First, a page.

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Hoffmann, R. A wiki for the life sciences where authorship matters. Nature Genetics (2008)

Permeation and block of N-methyl-D-aspartic acid receptor channels by divalent cations in mouse cultured central neurones.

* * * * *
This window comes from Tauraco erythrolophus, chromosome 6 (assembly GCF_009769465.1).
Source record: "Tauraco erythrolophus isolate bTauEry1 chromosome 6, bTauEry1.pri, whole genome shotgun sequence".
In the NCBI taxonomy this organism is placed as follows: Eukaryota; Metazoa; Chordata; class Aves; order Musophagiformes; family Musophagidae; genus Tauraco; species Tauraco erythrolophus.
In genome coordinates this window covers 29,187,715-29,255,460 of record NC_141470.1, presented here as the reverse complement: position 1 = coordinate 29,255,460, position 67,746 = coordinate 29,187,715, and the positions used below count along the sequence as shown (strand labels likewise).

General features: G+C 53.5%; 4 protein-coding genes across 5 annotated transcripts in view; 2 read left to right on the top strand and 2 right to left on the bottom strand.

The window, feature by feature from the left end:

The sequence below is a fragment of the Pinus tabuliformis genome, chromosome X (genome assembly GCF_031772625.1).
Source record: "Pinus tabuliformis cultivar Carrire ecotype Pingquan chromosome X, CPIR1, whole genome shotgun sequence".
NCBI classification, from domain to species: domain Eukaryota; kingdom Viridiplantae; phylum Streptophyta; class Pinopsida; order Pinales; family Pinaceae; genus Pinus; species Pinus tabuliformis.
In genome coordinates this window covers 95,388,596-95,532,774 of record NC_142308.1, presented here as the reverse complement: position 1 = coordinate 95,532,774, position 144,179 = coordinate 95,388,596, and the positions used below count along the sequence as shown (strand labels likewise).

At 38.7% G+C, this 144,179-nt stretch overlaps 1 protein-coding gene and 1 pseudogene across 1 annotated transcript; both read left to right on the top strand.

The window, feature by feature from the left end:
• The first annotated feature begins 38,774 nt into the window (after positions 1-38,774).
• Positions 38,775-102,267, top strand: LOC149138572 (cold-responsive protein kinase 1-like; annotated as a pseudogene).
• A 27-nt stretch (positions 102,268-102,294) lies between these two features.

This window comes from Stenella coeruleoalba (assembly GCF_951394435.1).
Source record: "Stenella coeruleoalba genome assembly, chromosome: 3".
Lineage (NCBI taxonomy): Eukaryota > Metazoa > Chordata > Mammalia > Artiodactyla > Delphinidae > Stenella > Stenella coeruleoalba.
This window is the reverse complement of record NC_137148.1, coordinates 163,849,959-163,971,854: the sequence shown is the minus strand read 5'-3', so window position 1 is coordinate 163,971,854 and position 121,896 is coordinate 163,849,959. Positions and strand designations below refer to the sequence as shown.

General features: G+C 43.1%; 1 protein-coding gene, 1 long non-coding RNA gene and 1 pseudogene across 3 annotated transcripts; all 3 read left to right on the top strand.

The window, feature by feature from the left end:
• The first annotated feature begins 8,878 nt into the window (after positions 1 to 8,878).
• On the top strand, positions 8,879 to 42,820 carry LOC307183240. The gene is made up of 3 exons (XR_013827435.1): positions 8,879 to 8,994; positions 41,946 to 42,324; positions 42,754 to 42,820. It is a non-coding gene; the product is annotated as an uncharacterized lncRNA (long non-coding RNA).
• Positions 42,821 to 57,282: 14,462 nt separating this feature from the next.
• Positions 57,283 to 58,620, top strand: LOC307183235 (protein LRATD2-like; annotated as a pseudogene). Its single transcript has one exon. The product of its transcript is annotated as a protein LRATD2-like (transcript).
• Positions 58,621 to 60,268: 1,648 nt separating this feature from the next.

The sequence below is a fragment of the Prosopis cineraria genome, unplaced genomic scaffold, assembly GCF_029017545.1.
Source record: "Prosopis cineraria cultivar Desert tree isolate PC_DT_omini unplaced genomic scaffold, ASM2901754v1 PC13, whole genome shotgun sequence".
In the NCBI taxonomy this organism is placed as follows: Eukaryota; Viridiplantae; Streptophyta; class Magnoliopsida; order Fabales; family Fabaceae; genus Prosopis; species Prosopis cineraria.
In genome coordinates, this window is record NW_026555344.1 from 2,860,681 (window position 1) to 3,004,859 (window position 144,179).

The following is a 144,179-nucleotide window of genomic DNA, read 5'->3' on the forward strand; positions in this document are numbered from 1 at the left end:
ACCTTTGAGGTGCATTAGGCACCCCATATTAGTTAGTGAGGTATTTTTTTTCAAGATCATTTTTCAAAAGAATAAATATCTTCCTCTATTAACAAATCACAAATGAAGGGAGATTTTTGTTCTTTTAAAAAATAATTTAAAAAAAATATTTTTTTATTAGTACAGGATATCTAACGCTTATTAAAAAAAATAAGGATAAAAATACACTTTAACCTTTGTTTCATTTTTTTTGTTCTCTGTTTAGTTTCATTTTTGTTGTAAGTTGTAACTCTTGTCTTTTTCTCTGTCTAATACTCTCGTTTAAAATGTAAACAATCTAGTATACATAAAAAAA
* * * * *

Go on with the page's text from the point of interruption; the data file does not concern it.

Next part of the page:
1. Spinal cord and hippocampal neurones in cell culture were voltage clamped using the tight-seal, whole-cell recording technique. The concentration of sodium and a series of divalent cations in the extracellular media was varied to study permeation through excitatory amino acid receptor channels activated by the selective agonists N-methyl-D-aspartic acid (NMDA), kainic acid and quisqualic acid. 2. On raising the extracellular calcium concentration, with [Na+]o held constant at 105 mM, the reversal potential of responses to NMDA shifted in the depolarizing direction. This shift was adequately described by the extended constant-field equation over the range 0.3-50 mM-calcium. Using ionic activity coefficients we calculate a value of PCa/PNa = 10. 6. Under the same experimental conditions the reversal potential of responses to kainic and quisqualic acids was much less affected by raising the calcium concentration, such that PCa/PNa = 0.15. A depolarizing shift of the NMDA reversal potential was also recorded during application of 20 mM-barium, strontium or manganese, suggesting permeation of these ions. The permeability sequence was Ca2+ greater than Ba2+ greater than Sr2+ much greater than Mn2+. No depolarizing shift of the NMDA reversal potential occurred during application of 20 mM-cobalt, magnesium or nickel. 3. In experiments in which the extracellular Na+ concentration was varied the extended constant-field equation was adequate in predicting shifts of the NMDA reversal potential recorded on varying [Na+]o over the range 50-150 mM, but failed to accurately predict the reversal potential of responses to NMDA with 10 mM-[Ca2+]o and only 10 or 20 mM-[Na+]o. These results imply an apparent increase in PCa/PNa on lowering [Na+]o and may result from interaction of permeant ions within the channel. 4. Barium and to a lesser extent calcium, but not strontium (all 20 mM), reduced the slope conductance of responses to NMDA recorded within +/- 15 mV of the reversal potential; over this limited range of membrane potential the current-voltage relationship remained linear in the presence of each of these ions. In contrast manganese produced a strong, voltage-dependent block of responses to NMDA, similar to that produced by magnesium, such that even close to the reversal potential the NMDA current-voltage relationship was highly non-linear. Thus manganese both permeates and blocks the NMDA receptor channel. 5. Raising the extracellular calcium concentration, from 0.1 to 5 mM, had two effects on the conductance mechanism activated by NMDA.(ABSTRACT TRUNCATED AT 400 WORDS)[1]


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